Godfrey Hess, the son of Godfrey Hess, Sr., was born in Williamsport in December 1844, in what was then the Hess block, at the corner of Fourth and Pine streets. He received a common school education and then began to clerk in his father’s general store. He was educated in the city and learned the shoemaker’s trade, and later the photographer’s and carpenter’s trades. He was involved in a number of businesses: Edison Electric Co,; Williamsport Steam Co.; Wilkinson Truss Co.; and his own wet photography business.
 Directory of Pennsylvania Photographers, 1839-1900.
 Directory of Pennsylvania Photographers, 1901-1925.
Later he clerked for other merchants, afterwards purchasing the photograph gallery of T. J. Trapp, over Muir & Scott’s store, corner of Third and Market streets. In 1878 he removed the gallery to 348 North Avenue and added a copying department and a camera supply store. Here he conducted a thriving business up to the time of this death.
When the electric light project for Williamsport was first talked of, Mr. Hess was a prime mover in the enterprise and with P. B. Shaw, built the first electric light plant for the city. Messrs. Hess and Shaw conducted the business for over 14 years, when they sold out to the Edison Illuminating company, retaining some of the stock. Mr. Hess was president of the United Gas, Water and Electric Company, of Sunbury, the Williams Valley Water company, the Williams Light, Heat and Power company, and Provident Manufacturing Company, and president ands one of lathe organizers of the Wilkinson Trust company, limited. He was a stockholder and director in the Savings institution, a stockholder in the Merchants’ National Bank and interested in the Williamsport Steam company. Mr. Hess died August 1903, at 58 years of age.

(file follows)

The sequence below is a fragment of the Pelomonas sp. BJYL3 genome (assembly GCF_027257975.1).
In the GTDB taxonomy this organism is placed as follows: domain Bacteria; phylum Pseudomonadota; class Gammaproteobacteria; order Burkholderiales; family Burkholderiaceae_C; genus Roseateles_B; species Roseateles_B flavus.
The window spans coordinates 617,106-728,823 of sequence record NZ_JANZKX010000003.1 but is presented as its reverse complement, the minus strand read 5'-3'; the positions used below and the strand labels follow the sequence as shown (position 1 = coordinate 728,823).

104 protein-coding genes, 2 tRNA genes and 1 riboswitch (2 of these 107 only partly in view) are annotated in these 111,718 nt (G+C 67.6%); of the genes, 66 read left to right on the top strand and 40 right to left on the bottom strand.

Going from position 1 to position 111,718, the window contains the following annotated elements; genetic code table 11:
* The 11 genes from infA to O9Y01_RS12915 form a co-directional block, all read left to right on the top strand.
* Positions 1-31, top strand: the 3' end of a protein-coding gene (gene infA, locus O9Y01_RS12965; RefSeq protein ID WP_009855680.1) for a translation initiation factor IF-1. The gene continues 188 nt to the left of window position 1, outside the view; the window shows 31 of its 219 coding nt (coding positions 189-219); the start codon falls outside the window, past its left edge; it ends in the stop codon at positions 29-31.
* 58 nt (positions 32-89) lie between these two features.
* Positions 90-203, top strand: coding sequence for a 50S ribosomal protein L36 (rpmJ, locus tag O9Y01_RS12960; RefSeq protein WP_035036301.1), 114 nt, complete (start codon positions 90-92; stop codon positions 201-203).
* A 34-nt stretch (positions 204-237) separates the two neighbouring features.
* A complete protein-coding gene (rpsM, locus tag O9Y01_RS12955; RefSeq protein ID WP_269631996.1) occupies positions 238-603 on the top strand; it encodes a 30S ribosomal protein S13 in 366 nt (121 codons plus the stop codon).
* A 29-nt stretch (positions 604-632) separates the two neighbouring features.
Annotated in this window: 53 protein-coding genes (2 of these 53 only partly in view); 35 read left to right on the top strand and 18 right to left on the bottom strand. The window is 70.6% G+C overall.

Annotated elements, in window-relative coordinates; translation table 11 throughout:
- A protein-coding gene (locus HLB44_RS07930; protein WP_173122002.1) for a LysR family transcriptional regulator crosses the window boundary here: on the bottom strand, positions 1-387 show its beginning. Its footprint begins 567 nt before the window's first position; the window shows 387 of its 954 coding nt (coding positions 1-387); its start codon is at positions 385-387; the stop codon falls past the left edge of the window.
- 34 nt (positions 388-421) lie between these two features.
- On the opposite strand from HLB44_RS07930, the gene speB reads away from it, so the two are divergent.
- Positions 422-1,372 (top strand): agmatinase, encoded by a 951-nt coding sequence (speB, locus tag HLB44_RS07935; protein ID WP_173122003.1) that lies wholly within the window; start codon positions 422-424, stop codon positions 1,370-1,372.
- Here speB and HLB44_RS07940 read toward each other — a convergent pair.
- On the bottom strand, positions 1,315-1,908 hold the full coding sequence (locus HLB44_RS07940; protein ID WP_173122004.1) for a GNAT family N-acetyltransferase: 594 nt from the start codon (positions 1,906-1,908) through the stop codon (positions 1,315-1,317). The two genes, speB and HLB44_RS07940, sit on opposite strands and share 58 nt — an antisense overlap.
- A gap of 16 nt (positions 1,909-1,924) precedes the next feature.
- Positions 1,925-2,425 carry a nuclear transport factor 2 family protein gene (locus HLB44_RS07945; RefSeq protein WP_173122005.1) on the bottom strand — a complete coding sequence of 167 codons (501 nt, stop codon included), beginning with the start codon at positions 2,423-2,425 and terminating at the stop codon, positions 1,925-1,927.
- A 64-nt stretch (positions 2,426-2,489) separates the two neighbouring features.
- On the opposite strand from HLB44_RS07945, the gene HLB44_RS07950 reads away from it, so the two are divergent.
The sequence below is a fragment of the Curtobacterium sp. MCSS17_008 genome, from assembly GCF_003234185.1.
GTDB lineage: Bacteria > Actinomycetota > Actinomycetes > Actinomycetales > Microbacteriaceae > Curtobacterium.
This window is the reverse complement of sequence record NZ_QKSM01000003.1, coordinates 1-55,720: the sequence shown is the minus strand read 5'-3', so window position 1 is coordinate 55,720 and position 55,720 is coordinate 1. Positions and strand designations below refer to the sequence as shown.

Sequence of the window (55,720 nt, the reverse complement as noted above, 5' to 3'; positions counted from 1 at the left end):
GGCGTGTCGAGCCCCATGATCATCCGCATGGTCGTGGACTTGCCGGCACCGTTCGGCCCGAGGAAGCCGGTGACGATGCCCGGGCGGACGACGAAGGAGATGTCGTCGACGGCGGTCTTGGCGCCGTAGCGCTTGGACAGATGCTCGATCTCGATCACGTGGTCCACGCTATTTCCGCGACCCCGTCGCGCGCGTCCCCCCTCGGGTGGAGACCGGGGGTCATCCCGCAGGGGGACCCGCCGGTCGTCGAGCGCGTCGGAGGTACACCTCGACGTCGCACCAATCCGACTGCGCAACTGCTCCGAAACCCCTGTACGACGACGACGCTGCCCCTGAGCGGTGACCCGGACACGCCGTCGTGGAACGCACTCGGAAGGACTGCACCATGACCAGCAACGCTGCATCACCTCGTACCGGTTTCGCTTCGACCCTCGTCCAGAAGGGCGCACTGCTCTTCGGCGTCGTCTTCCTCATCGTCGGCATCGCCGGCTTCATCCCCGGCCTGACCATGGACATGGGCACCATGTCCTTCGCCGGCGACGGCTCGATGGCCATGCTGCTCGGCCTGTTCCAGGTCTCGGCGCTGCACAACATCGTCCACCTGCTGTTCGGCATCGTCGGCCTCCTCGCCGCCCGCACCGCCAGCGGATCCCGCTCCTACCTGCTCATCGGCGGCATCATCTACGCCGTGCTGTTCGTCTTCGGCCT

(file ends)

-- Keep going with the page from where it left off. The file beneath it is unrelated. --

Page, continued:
Daniel R. Stiltz, born in Baltimore about 1837 and came to Williamsport after the Civil War. He had originally studied for the Episcopal ministry, but later took up photography. During the Civil War he was the photographer for the corps unit to which he was attached. He originally opened and operated a studio gallery for several years, and later formed the National Copying Company, which had its headquarters in Williamsport, and branches in other cities. He died in June 1903.